During my college days, a classmate whose dad was a minister told me that it’s okay to be angry with God. That advice may be standard psychology, but it’s rotten theology. Responding to last month’s shooting at Covenant Christian School in Nashville, Stephen Spinnenweber writes Please, Don’t Get Mad at God to argue against the notion that anger towards Him is acceptable. His article appears on the Reformation 21 blog, and very much deserves your attention.

In his charming essay, Darryl Dash of Dashhouse reminds us to Think Little instead of dreaming about the “great things” we think we should do for God. He doesn’t really say anything novel here, but sometimes it’s good to hear basic truths repeated.

Leslie A answers the rhetorical question, Should We “Eat the Meat and Spit Out the Bones?” in Growing 4 Life this week. As more and more bad teaching fills evangelical media, Christians need the humility to admit that we don’t always have the discernment necessary to recognize error. She shares one near mistake she made in reading a book that purported to be Christian, and then she offered guidelines for dealing with questionable material. I especially like her observation that discernment calls for complete purity, not for “balance.”

Jacob Crouch’s devotional, The Stream and the Spring, brings us to humility as we compare ourselves to God. Jacob blogs at Aliens and Pilgrims.

Maybe I’m drawn to Elaine Crandell’s Called By Name because it’s a fun slice of her life and I desperately need a little fun right now. Her experience as a contestant on The Price Is Right makes delightful reading. That’s not to say that her post in Treasure In Jars Of Clay is a fluff piece. But you’ll have to read it for yourselves to find out why a Christian blogger would write about a television game show.

Evidently, Blake Long knows where I’m living spiritually these days, because he writes Keep Fighting in Theology & Life as an encouragement in the battle against sin. As with most of his devotionals, this one is short and easy to read, but full of rich truth. You can chew on it for quite a while.

What if I decide something that’s not in God’s will? asks one of Elizabeth Prata’s readers. Elizabeth responds in The End Time with Biblical wisdom. She doesn’t appeal to mystical models of guidance, but rather directs us back to Christian maturity. And isn’t maturity what we really need?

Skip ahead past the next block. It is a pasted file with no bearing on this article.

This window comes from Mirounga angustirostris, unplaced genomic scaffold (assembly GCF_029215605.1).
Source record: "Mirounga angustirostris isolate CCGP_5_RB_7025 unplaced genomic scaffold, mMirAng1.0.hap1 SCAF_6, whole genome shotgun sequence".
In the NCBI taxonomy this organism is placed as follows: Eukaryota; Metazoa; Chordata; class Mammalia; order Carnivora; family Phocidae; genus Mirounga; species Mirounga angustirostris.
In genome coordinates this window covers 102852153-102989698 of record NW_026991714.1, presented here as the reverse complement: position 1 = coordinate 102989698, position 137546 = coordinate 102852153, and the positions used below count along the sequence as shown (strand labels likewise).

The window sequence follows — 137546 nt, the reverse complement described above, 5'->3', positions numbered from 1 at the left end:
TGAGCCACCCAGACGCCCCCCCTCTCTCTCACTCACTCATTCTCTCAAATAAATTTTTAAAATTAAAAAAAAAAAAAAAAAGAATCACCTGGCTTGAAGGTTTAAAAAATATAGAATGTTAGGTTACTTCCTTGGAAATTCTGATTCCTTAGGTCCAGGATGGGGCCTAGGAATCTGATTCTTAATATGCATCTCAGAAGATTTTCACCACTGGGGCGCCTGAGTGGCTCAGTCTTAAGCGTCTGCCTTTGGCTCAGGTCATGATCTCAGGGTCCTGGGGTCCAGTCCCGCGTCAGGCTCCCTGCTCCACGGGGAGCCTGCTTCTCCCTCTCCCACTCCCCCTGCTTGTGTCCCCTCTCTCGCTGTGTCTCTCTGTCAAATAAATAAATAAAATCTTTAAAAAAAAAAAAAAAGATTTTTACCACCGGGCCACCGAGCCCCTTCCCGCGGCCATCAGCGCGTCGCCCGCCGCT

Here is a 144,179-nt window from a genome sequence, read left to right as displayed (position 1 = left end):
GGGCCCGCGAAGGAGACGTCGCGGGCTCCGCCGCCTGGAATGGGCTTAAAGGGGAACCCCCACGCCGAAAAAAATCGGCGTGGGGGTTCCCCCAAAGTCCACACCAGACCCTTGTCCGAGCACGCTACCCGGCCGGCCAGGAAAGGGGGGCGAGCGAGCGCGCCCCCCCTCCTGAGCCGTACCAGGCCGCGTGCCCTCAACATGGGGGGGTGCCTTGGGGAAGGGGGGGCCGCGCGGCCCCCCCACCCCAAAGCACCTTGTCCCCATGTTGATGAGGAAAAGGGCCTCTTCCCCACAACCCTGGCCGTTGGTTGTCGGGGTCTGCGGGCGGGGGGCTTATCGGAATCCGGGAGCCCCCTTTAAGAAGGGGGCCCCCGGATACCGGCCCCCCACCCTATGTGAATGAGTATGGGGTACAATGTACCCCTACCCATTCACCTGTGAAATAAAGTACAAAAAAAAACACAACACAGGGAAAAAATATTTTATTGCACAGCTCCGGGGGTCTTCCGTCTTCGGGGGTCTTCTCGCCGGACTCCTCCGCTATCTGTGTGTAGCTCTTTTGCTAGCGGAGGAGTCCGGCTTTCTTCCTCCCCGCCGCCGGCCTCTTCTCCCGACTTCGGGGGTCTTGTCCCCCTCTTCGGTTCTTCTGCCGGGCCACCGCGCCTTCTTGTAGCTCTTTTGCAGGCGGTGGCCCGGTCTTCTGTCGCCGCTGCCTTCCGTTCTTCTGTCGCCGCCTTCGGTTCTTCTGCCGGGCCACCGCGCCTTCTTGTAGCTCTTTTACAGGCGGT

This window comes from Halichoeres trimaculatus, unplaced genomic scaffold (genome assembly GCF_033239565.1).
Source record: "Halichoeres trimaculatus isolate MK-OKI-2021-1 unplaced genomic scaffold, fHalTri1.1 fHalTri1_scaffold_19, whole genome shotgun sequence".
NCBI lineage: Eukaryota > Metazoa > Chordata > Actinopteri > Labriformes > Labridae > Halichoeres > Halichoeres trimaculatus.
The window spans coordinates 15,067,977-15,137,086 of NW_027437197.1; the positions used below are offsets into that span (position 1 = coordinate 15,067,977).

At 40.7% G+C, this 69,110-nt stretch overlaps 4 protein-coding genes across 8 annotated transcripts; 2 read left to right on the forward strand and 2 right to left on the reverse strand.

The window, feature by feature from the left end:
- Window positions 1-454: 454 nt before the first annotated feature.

Blog Break

Without going into detail, John’s been hospitalized since last Wednesday. He’s improving, and may be home soon, but meanwhile I have little time (and even less interest) in blogging. My archives are always there for your perusal. And Saturday Sampler will appear as usual.

The Lord is being merciful through this trial. People are praying and providing practical help. God is faithful.

Saturday Sampler: April 16 — April 22

Christian, be a Student of God’s Word says Blake Long in a post for Theology & Life. He explains the importance of knowing the Bible, even if we start out reading it just a few minutes each day. I especially appreciated his sensitivity towards people who feel discouraged or overwhelmed by Scripture; if you struggle in this area, perhaps Blake’s words will give you the encouragement you need.

Why would Clint Archer write about a deceased spelunker to comment on The First Easter Sermon that Peter gave at Pentecost? His fascinating blog post, which appears in The Cripplegate, answers this burning question.

Taking us through the book of Esther, Cindy Matson demonstrates God’s Providence Despite Bad Leadership. This article in Bible Study Nerd brings out aspects of the account that I’d never noticed, particularly in her analysis of Mordecai. As you read Cindy’s piece, please be sure to carefully read her footnote regarding abuse, lest you misunderstand her point.

In my younger years (though I feel embarrassed to admit it), I’d sometimes make the error of interpreting portions of the Bible through the grid of my experience. So I applaud Leslie A of Growing 4 Life for combating this attitude with What Determines What You Believe About God? She pinpoints common ways in which evangelicals substitute worldly assumptions for spiritual insight that actually draw us away from the Lord. Boy, do we need the wisdom that she puts forth in this excellent piece!

The author of Walk Wisely on Gentle Reformation remains anonymous, but she or he makes some fascinating points regarding the relationship between internet usage and time management. The post challenges Christians to use our time wisely, knowing that the world is getting darker.

Michelle Lesley shares some valuable thoughts in Discernment: What’s Love Got to Do With It? She deals with the common misunderstanding that speaking the truth in love equals never offending anyone, even if we know she’s harming herself.

John’s been in the hospital since Wednesday, which is rough on both of us (he’s my primary caregiver). So Jacob Crouch’s poem, All the Way to Heaven’s Shore, encourages me, You can find it on Aliens and Pilgrims. Maybe some of you will need its refreshment as much as I did.